An optimistic future for Hastings
I am writing the column this week from the annual Local Government Conference in Bournemouth. Leaders and Chief Executives from all over England come together to discuss today’s challenges and tomorrow’s solutions.
And there has been a different atmosphere this week. An atmosphere of hope.
Labour is now the largest party in local government, and so, as we approach a general election in the next year or so, most of the discussions have been about what kind of changes we want to see to make life better for our residents. MPs here are very keen to see a much more positive partnership with local councils than we have had for many years. We need more powers, more freedoms and clarity about funding levels for more than one year at a time. So, I hope the next government will devolve far more so that decisions about services and regeneration are made locally, where residents can feel both influential and involved.
I have been pleased that the two big issues that you raise on the doorstep, access to health and safe, secure, and decent Housing, have been a main focus.
I was able, for instance, to meet the Housing Ombudsman in a session on how badly some landlords, both private and social, treat their tenants. Plenty of national stories that reflect what is happening in Hastings, with tenants unable to get their damp sorted out, their repairs done and their disability needs met. He has asked me to send him details about the worst examples in Hastings, and has promised to investigate.
We heard about the rising numbers of homeless all over the country, as is the case in Hastings, and looked at the options for resolving this. No silver bullet, the panel said, but lots of small changes, many of which we are making locally. The Local Government Association, who organise the conference, have already been to look at how we are managing this, and we will devote our next Cabinet meeting in August to discussing their helpful recommendations.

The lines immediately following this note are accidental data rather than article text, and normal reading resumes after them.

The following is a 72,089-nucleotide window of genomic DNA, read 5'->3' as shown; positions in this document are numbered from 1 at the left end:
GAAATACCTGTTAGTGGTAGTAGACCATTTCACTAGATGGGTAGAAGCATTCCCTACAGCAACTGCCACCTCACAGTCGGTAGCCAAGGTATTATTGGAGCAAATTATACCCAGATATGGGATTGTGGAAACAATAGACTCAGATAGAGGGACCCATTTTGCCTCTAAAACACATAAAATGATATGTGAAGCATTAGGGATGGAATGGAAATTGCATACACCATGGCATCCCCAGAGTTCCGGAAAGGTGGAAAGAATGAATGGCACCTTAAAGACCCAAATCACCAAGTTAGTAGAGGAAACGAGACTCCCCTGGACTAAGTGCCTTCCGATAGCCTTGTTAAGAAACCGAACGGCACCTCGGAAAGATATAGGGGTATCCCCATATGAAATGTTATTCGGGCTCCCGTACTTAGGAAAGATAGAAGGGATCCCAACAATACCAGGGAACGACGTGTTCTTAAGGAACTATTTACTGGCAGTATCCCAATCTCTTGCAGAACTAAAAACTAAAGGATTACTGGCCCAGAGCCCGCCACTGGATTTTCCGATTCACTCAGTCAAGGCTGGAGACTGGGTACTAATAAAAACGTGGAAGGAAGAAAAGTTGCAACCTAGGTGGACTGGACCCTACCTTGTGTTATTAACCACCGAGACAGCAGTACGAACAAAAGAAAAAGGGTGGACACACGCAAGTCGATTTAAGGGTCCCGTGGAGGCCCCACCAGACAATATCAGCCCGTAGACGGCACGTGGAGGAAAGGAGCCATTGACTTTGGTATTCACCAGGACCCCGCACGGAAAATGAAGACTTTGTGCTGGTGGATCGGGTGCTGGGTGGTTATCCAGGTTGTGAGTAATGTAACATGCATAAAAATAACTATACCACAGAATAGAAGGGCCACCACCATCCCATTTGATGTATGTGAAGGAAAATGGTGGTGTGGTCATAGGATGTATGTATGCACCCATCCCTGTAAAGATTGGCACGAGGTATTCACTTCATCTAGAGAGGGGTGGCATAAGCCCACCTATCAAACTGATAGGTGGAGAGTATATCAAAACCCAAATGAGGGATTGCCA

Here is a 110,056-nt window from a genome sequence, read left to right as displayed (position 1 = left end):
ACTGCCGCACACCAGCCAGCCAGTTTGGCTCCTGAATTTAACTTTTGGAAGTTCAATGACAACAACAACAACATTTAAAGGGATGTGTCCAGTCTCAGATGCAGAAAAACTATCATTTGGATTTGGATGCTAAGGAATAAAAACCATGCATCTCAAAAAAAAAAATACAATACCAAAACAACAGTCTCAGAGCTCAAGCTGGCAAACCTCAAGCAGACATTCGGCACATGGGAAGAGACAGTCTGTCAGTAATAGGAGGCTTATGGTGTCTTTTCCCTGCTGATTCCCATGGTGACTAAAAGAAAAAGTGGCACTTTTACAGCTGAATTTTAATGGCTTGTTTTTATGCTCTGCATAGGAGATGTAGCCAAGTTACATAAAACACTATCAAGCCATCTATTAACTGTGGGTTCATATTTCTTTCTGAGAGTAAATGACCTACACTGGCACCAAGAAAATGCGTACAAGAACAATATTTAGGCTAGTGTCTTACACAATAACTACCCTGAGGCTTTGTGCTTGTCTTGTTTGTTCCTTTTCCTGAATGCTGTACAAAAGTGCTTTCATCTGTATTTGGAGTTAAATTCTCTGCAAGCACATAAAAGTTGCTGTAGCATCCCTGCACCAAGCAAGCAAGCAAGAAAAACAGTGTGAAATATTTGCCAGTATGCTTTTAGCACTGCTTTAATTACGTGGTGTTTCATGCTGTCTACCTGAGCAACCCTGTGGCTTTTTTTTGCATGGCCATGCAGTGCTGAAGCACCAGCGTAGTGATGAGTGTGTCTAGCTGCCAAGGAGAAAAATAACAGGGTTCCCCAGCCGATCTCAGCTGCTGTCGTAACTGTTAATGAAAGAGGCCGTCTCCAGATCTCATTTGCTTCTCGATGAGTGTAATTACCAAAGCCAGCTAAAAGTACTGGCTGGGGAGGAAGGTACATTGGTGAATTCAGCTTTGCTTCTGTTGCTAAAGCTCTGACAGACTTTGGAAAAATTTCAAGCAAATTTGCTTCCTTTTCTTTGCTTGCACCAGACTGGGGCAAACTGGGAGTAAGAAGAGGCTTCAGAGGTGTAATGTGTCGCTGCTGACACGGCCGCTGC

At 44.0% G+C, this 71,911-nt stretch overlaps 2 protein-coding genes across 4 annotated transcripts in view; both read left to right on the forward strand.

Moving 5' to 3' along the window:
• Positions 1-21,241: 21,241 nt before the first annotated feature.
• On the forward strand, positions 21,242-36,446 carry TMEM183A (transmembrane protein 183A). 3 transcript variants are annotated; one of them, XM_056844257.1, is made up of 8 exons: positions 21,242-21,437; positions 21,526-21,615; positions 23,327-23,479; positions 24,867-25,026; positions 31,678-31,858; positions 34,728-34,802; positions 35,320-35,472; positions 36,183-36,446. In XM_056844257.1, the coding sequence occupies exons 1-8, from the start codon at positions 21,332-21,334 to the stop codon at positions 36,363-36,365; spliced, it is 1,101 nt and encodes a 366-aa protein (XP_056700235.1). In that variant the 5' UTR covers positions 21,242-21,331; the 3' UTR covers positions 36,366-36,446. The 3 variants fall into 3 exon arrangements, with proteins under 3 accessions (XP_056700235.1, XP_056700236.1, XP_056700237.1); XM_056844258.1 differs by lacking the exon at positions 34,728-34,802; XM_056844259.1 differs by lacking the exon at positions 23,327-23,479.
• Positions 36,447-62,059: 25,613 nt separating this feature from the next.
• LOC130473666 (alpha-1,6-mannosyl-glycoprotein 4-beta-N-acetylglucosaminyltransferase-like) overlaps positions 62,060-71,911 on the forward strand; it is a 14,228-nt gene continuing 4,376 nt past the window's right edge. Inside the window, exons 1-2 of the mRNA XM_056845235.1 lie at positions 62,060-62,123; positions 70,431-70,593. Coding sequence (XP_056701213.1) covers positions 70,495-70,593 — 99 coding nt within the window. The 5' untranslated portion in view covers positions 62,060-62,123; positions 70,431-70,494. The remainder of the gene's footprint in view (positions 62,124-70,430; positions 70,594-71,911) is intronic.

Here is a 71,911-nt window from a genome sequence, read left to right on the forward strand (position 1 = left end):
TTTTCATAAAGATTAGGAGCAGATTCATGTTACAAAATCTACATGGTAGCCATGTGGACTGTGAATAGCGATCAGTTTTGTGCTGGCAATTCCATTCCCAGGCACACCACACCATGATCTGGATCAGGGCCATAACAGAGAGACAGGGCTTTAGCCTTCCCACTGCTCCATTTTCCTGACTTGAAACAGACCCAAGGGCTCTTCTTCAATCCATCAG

The busiest session has been about how Leisure Centres need to change, to expand their offer to all those who don’t normally use them, as part of a drive to help everyone improve their health, and to redesign how they are powered to save money on heating and lighting by moving to a zero-carbon model (as well as helping to save the planet, of course). It’s great that we already have architects working on exactly this, an expanded and refurbished Summerfields, as part of the Levelling Up bid going to Government this autumn.
And I am just off to the launch of a new report from the Kings Fund on how to reorganise health services locally to help people access their GPs and feel better supported. This too is already well underway here, and I expect to announce a new partnership with NHS Sussex very soon.
So after years of cuts, and a sense that councils were seen as dispensable, this conference has cheered me up. Hastings is doing the right things, when you hear what has worked elsewhere, and will now focus on building the partnerships that are essential today. Partnerships with health, with housing, with arts and sports organisations and with our communities.
We are investing £1m in Broomgrove to test this approach. And over the next three years this will deliver better health, better local arts and sports, better support for residents. Let’s get this right, and then make sure it happens right across the town.